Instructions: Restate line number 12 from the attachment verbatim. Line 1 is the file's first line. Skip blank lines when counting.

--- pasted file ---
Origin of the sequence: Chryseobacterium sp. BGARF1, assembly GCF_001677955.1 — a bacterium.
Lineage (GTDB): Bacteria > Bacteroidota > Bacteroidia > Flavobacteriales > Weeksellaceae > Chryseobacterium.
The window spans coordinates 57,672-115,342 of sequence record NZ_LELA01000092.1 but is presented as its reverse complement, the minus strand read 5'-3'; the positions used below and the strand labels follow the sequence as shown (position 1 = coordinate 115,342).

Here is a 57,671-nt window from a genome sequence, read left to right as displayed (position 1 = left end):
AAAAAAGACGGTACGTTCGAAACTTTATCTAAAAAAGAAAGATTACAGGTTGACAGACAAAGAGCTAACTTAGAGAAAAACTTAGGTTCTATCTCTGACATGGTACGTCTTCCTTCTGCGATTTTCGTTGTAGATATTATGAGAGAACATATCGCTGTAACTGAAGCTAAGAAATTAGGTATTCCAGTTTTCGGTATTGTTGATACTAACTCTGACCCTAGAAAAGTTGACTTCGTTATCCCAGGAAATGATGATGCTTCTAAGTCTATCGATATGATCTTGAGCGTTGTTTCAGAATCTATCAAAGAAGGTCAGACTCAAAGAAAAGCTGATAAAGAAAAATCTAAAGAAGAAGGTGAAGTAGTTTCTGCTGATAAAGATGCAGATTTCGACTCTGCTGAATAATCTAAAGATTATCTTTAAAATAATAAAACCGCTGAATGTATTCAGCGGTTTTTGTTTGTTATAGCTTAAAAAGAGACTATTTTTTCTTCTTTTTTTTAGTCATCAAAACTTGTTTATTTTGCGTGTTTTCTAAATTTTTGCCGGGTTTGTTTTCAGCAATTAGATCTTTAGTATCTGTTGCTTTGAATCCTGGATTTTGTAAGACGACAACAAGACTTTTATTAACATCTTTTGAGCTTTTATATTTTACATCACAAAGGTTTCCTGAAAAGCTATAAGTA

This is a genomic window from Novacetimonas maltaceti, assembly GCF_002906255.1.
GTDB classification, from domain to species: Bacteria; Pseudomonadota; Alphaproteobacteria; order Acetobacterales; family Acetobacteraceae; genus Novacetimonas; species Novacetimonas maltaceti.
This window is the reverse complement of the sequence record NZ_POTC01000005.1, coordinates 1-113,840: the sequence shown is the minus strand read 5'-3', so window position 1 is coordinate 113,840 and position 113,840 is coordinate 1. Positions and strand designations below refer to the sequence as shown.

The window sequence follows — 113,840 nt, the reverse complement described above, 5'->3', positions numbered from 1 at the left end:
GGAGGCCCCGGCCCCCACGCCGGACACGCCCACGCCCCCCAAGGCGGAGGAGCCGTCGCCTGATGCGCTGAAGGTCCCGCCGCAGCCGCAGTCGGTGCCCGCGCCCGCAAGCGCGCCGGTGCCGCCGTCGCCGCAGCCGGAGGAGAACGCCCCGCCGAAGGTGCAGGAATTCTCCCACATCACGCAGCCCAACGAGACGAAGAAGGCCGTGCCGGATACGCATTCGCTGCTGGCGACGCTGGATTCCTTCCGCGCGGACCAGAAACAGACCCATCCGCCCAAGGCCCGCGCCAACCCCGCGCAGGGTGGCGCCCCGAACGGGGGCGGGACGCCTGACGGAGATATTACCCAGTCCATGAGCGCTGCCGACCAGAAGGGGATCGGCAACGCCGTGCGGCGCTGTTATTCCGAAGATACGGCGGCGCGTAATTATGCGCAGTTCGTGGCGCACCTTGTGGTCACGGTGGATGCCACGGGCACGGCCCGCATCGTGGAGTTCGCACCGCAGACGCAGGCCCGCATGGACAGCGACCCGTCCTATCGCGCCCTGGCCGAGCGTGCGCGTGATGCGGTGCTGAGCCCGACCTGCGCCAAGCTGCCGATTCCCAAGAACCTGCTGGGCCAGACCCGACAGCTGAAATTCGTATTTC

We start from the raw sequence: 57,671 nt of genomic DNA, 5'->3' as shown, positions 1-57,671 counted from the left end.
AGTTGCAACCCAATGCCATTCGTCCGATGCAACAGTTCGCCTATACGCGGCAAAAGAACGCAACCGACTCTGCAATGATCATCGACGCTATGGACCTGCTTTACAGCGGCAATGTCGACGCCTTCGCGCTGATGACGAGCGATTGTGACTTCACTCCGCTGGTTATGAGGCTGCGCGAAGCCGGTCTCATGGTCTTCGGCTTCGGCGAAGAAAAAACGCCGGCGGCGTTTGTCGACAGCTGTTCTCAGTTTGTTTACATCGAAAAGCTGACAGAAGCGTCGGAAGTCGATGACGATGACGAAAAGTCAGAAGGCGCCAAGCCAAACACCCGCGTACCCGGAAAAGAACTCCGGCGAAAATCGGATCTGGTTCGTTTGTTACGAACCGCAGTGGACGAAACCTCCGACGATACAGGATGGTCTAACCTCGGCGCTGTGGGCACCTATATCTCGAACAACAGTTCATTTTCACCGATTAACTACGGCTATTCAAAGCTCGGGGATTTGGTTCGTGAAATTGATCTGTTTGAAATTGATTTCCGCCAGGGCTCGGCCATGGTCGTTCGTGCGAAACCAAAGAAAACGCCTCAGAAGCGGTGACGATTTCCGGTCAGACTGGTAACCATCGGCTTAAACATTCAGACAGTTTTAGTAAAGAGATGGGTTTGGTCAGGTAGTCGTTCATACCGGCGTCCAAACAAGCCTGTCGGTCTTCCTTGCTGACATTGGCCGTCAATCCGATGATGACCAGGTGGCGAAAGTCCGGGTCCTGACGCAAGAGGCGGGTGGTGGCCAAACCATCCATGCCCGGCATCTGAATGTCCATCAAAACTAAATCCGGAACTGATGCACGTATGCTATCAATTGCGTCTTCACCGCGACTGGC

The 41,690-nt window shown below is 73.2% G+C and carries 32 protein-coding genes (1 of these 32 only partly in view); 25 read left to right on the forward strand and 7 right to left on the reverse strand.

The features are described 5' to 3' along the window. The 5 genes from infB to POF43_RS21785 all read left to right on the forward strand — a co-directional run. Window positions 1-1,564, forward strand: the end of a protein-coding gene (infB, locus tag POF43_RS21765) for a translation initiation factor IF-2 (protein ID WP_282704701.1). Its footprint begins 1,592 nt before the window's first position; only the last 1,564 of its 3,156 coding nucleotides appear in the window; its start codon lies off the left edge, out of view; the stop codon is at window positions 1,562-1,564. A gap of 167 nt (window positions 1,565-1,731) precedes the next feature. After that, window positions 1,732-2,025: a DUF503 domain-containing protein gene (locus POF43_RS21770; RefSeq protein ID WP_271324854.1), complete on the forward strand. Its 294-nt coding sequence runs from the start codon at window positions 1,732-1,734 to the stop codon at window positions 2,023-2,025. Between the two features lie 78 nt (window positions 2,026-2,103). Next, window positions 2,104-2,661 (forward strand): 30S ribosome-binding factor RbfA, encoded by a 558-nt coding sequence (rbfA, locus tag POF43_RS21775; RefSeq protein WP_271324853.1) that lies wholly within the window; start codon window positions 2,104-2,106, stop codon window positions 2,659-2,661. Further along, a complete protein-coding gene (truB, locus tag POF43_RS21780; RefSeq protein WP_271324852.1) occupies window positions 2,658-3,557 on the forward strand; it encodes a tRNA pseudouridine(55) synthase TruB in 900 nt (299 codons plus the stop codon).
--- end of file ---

AGTTGCAACCCAATGCCATTCGTCCGATGCAACAGTTCGCCTATACGCGGCAAAAGAACGCAACCGACTCTGCAATGATCATCGACGCTATGGACCTGCTTTACAGCGGCAATGTCGACGCCTTCGCGCTGATGACGAGCGATTGTGACTTCACTCCGCTGGTTATGAGGCTGCGCGAAGCCGGTCTCATGGTCTTCGGCTTCGGCGAAGAAAAAACGCCGGCGGCGTTTGTCGACAGCTGTTCTCAGTTTGTTTACATCGAAAAGCTGACAGAAGCGTCGGAAGTCGATGACGATGACGAAAAGTCAGAAGGCGCCAAGCCAAACACCCGCGTACCCGGAAAAGAACTCCGGCGAAAATCGGATCTGGTTCGTTTGTTACGAACCGCAGTGGACGAAACCTCCGACGATACAGGATGGTCTAACCTCGGCGCTGTGGGCACCTATATCTCGAACAACAGTTCATTTTCACCGATTAACTACGGCTATTCAAAGCTCGGGGATTTGGTTCGTGAAATTGATCTGTTTGAAATTGATTTCCGCCAGGGCTCGGCCATGGTCGTTCGTGCGAAACCAAAGAAAACGCCTCAGAAGCGGTGACGATTTCCGGTCAGACTGGTAACCATCGGCTTAAACATTCAGACAGTTTTAGTAAAGAGATGGGTTTGGTCAGGTAGTCGTTCATACCGGCGTCCAAACAAGCCTGTCGGTCTTCCTTGCTGACATTGGCCGTCAATCCGATGATGACCAGGTGGCGAAAGTCCGGGTCCTGACGCAAGAGGCGGGTGGTGGCCAAACCATCCATGCCCGGCATCTGAATGTCCATCAAAACTAAATCCGGAACTGATGCACGTATGCTATCAATTGCGTCTTCACCGCGACTGGC